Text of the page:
When There is No Sense: Breakthrough for the week of 3/25/019

—Matthew Peterson

…Citing the broken narratives she’s been tracing, Joan Didion admits that “writing has not yet helped me to see what it means.”…
I read old journals from forty, thirty, twenty, ten years ago. Again and again, I wrote through not knowing into that which I believed was knowing. From the dubious vantage point of now, I understand that I knew little – or nothing. In fact, I woke, met the day, met intersections both predictable and not, reacted impulsively, thought actions through, made it alive to the end of the day and went – sometimes easily, sometimes reluctantly into sleep.

Who is the person in this photo? What is in their yellow bag? And you? What do you write through? What not? What do you know that you know?


Here is Cin Norris, in response to an earlier Breakthrough post:

Prompt 020419: When you turn the corner / And you run into yourself / Then you know that you have turned / All the corners that are left. -Langston Hughes, poet and novelist (1 Feb 1902-1967) Begin at the raven. Imagine North. Walk in that direction with your eyes taking in everything.
Turn left. Walk West, hearing everything – outside you and inside you.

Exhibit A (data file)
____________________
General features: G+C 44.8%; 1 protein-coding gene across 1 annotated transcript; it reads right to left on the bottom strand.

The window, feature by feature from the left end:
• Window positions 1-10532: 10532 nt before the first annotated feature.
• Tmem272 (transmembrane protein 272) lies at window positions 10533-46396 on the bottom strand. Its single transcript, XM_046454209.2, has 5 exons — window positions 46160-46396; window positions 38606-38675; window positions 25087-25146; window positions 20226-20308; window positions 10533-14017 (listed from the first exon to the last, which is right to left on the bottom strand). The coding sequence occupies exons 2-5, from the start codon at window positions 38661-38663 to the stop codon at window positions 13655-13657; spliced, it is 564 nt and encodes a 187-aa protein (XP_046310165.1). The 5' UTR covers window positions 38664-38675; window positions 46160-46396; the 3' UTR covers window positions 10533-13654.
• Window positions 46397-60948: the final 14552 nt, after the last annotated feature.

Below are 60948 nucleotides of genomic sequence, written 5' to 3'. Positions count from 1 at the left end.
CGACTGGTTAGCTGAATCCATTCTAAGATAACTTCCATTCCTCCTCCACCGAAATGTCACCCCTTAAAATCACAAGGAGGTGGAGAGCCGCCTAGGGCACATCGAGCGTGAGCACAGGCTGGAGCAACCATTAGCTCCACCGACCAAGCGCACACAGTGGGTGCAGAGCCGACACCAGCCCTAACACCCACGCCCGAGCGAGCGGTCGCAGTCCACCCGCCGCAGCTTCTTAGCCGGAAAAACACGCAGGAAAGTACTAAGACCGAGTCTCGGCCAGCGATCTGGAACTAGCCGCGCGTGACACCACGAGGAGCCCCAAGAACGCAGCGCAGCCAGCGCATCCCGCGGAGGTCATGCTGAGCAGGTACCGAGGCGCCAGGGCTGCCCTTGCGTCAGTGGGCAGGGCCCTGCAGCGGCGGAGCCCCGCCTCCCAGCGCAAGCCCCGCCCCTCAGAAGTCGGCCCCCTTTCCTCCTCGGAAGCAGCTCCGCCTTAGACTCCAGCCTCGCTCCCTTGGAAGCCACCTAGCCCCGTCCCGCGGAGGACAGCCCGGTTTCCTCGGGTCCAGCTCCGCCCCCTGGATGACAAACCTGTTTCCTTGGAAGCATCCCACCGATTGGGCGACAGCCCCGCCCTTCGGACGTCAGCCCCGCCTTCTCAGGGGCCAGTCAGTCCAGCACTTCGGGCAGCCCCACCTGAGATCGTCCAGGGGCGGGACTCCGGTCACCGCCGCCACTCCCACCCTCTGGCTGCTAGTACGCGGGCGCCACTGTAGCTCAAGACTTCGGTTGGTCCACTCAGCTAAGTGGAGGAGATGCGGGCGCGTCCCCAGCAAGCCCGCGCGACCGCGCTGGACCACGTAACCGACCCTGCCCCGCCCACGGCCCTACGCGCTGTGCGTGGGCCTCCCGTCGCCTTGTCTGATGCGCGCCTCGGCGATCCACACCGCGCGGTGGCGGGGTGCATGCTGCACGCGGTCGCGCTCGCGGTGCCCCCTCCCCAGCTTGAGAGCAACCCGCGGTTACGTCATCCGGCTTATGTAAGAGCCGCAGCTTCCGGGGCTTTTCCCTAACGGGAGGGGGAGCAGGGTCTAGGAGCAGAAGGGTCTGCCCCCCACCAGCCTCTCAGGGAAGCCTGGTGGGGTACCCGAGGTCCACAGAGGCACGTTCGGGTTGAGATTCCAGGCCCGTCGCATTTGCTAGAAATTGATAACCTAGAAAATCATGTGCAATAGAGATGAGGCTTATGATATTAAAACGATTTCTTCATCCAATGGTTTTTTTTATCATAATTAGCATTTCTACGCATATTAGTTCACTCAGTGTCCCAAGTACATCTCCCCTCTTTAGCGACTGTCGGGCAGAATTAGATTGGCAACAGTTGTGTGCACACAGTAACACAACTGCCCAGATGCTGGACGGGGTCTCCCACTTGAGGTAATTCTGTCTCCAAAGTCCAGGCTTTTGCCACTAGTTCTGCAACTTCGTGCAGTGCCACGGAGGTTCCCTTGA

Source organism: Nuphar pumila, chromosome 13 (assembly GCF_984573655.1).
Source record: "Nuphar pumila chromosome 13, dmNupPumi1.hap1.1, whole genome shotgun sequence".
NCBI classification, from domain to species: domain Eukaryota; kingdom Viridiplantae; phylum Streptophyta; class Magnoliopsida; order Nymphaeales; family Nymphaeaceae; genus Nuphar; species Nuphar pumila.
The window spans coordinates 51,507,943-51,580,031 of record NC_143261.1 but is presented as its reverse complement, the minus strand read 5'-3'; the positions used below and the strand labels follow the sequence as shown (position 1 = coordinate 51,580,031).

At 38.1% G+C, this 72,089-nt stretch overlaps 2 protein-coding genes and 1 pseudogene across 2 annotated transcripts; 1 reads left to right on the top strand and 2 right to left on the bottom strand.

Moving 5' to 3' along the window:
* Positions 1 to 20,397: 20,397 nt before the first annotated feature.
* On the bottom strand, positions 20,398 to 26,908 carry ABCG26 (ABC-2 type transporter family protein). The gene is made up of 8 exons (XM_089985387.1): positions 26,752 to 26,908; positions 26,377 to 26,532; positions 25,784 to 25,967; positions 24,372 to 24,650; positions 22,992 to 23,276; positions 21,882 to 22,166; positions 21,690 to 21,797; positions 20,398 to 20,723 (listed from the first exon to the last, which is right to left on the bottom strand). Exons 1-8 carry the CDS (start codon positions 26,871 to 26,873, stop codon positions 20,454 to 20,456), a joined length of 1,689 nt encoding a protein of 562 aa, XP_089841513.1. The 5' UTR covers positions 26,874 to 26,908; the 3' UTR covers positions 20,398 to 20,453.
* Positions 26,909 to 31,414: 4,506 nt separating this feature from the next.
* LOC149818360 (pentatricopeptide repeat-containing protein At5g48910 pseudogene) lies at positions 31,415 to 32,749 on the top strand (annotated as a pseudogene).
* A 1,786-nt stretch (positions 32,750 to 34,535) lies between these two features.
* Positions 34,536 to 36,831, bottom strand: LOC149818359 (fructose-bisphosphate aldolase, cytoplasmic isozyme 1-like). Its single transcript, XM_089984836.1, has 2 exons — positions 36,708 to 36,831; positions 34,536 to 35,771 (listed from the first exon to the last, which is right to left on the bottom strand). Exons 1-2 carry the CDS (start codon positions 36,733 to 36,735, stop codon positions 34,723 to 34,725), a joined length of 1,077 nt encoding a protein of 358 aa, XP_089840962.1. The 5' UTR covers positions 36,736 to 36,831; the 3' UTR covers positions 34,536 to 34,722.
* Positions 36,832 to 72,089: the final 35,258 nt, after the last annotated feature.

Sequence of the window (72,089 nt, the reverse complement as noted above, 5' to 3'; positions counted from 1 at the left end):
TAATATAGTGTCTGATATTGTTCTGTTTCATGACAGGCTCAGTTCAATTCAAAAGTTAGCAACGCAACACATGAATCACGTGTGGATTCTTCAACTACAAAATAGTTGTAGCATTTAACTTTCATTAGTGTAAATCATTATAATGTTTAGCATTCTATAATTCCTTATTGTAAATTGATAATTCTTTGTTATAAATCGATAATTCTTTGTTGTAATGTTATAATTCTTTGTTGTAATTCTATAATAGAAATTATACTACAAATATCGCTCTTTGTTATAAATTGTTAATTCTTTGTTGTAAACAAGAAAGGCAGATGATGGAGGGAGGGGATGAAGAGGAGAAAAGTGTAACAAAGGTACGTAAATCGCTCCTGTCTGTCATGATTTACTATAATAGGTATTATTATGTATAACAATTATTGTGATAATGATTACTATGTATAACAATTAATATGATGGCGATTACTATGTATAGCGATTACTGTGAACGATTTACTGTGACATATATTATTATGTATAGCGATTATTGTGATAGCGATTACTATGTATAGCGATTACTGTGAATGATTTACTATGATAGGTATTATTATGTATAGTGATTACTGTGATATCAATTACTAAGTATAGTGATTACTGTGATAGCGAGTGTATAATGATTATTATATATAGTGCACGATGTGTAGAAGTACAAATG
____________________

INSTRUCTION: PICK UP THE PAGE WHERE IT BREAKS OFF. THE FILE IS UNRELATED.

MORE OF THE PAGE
Turn left. Walk South. Breathe deep. Breathe in scent and no-scent.
Turn left. Walk East. Touch and be touched.
Turn left and left again and yet again. The raven may lie in your path – or may not. You may lie in your path – or not. Write us your message of exploration and discovery.

Cin: Turn and turn again. This life, this universe is a maze of harm, fear, good intentions, and roads to hell. I read somewhere that always turning right solves a maze, but there I stood, staring at my own footprints in the dust.

Go west, they said; so I went west. The ocean is a severe and uncaring beauty, cold and pale, but the siren song of the rushing waves pulled me ever closer. Sand enough to make me bleed for it, barefoot on the glass-to-be. Pain, emptiness, and a likely death by drowning forced a turn.

Turn and turn again.

Go home, they said; so I went east. I climbed a mountain where the thin air carried the scent of rising sap and burning pine. The sky reached down to touch me and I was suffocated by its indifference. Powerlessness, despair, and facing a future in chains; I was forced to make another turn.

Turn and turn again.

North, I thought. There is truth in the north; the compass needle never lies and all magnetic frequencies find their way there and back again. The problem with north is that once you’ve reached it, there’s nowhere left to go. Surrounded by strangers, even the wind and the water were unfamiliar, I was an oddly shaped peg that fit in no board at all. Resigned, I turned.

Turn and turn again.

Somewhere in Texas I met a raven. He perched on the cab of a beat-up blue pickup truck in a grocery store parking lot laughing at passersby. I told him good morning and in reply he asked where I was going. I had no answer. He asked what I was looking for. I shrugged, embarrassed. He ruffled his feathers and cawed, derision in every line of him. Stupid human, he said. If you keep going in circles you will only run into yourself.

I haven’t yet, but perhaps I should try harder.

Turn. And turn again.


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